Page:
Chicken Paprikash

by Joseph Erdos
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chickenpaprikashIt's well known that paprika is the famous spice of Hungary. What I think most people don't realize is that the red powder is made from ripened peppers also called paprika. The word paprika means pepper in Hungarian, and I don't mean peppercorns, but rather the fruit or vegetable, depending on how you look at it. Hungarian sweet peppers are typically pale yellow to pale green in color when they are fresh. They can be eaten raw or cooked into many recipes. But when they ripen to bright red, they are dried and ground into the fine red powder known as paprika or what I like to call Hungarian gold.

Hungarian paprika (pronounced puh-pri-ka) is available in sweet, hot, and everything in between, with eight varieties altogether. Sweet paprika has a deeper red color whereas hot paprika is more rusty in color. The signature dish most famous for using paprika is chicken paprikash, a stew of chicken with an onion sauce richly colored and flavored with paprika. I grew up on paprikás csirke, as it is known in Hungarian. It is my comfort food, and that's exactly what it is for so many Hungarians and Hungarian-Americans. I consider it my favorite home-cooked dish. And, of course, no recipe rivals my mother's.

This is that recipe. It starts by searing chicken thighs to extract flavor. Once removed from the pan, lots of onions and a little garlic are added to sweat and help release the brown bits from the bottom of the pot. Chicken stock (or water) is added and the meat goes back in to simmer until tender. With the meat removed again, the onions get pureed and blended with a mixture of flour and sour cream that has been tempered with a bit of sauce. The result is a velvety rust-colored sauce, which is the key to creating this authentic homey dish. There is something so special about home cooking, because it reminds you of home. I'm glad to finally be sharing this recipe, because it means so much to me.

Chicken paprikash wouldn't be complete without nokedli, or spaetzle as it is known in German-speaking areas in Europe. The little pasta dumplings are made from a stiff dough of flour and eggs that is pressed through a grater or colander over a pot of boiling water to form little misshapen dumplings. You can also make them with a spaetzle maker. But another and more old-fashioned method would be to cut them by hand into thin stringy pieces, dropping them into boiling water as you go. If you're making this dish, don't leave out the nokedli, it just isn't paprikash without it.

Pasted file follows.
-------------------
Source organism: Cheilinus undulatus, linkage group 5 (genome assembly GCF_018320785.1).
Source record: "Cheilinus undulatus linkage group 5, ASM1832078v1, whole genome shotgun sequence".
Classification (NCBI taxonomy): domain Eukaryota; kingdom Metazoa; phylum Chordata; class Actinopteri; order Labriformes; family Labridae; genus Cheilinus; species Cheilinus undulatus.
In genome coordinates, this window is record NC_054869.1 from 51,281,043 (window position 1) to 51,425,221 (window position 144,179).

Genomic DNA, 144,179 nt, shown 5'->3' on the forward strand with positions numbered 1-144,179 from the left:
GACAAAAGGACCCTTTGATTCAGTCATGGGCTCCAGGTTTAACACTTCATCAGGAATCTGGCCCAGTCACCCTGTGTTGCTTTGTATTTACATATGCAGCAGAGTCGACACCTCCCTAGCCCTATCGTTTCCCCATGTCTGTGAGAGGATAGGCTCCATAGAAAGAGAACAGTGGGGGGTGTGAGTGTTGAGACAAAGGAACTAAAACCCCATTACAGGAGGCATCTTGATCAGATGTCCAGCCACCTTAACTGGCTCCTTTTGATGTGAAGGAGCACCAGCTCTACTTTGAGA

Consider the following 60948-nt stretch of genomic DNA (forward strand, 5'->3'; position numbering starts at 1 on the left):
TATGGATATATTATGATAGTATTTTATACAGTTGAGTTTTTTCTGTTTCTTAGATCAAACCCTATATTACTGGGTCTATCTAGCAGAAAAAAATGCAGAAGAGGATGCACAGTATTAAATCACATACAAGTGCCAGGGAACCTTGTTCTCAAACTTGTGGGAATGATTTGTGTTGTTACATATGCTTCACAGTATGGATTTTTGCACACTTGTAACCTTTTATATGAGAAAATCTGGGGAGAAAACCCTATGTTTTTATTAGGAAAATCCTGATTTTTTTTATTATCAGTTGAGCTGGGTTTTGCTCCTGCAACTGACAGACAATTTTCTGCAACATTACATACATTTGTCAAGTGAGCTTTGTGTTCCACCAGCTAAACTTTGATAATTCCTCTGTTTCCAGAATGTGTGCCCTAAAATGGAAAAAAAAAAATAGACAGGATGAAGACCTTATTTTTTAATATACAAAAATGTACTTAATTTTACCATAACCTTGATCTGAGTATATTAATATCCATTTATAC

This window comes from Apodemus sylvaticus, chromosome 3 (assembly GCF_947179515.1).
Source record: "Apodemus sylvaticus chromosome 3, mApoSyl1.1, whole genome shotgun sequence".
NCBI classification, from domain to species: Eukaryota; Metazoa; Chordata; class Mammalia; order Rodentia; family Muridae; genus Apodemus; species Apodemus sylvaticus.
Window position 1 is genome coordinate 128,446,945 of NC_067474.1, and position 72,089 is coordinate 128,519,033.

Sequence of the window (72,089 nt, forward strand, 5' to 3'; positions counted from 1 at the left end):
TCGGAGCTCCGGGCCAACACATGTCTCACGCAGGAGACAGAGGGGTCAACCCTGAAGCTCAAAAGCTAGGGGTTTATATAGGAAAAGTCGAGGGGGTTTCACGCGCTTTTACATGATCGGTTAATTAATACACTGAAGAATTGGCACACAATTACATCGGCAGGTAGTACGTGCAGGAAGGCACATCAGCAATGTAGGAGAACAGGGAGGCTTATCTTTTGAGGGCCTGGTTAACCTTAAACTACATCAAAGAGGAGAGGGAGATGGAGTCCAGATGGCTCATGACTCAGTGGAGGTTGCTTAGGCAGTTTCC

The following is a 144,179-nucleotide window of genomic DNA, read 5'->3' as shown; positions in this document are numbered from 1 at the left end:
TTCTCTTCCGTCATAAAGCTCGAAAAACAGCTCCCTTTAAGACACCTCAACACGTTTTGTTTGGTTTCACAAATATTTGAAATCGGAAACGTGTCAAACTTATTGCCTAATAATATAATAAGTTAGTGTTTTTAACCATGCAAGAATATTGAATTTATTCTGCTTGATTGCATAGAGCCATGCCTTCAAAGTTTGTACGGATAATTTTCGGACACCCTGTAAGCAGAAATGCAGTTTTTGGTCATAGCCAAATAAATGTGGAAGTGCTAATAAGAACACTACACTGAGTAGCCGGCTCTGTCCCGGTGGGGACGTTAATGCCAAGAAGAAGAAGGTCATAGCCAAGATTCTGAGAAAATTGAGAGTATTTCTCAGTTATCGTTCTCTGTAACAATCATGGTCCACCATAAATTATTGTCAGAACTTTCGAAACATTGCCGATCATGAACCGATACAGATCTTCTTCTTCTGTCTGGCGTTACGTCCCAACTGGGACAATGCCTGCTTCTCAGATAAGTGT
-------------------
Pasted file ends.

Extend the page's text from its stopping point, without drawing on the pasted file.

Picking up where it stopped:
Chicken Paprikash or Paprikás Csirke

8 chicken thighs, skin on, trimmed of fat
2 tablespoons canola oil
2 yellow onions, chopped
2 garlic cloves, minced
2 tablespoons Hungarian paprika
4 cups chicken stock or water
2 tablespoons all-purpose flour
1/2 cup sour cream
Nokedli, recipe follows
1/4 cup finely chopped parsley, for garnish

Warm oil in a large heavy bottomed pot or Dutch oven over medium heat. Sear chicken in batches until brown all over. Remove to a plate. Pour off most of the fat in the pot.

Add onions and sauté until soft, about 3 minutes. Add garlic and paprika and toast 1 minute. Season with salt and pepper. Add stock and scrape up any brown bits on the bottom of the pan. Add back the chicken. Bring to a gentle boil. Lower to a fast simmer and cook, covered, until chicken is tender, about 45 minutes. Turn chicken once during cooking time.

Remove chicken to a plate. Skin can be removed if you like. Increase heat to high to reduce the sauce by a third. Off from the heat, puree the sauce using an immersion blender. Meanwhile, in a bowl, mix together flour and sour cream until smooth. Add a ladleful of sauce to temper the mixture. Add to the pan and continue to blend until smooth. Check seasoning. Return chicken to pan and reheat. Serve with nokedli. Garnish with parsley. Yield: 4 to 6 servings.


4 cups all-purpose flour
4 large eggs
1 teaspoon salt
1 tablespoon canola oil
1-1/4 cup water

Bring a large pot of liberally salted water to a boil.

In a large bowl, mix together flour, eggs, salt, oil, and water until a stiff, smooth batter forms.

Using a spatula, press the dough, a little at a time, through a grater or colander over the boiling water. Keep stirring to make sure the dumplings don't clump. Boil until they rise to the top, about 5 minutes. Drain and return to the pot. Toss with a drizzle of oil to prevent them sticking together. 


Joseph Erdos is a New York–based writer and editor, but above all a gastronomer and oenophile. He shares his passion for food on his blog, Gastronomer's Guide , which features unique recipes and restaurant reviews among many other musings on the all-encompassing topic of food. 

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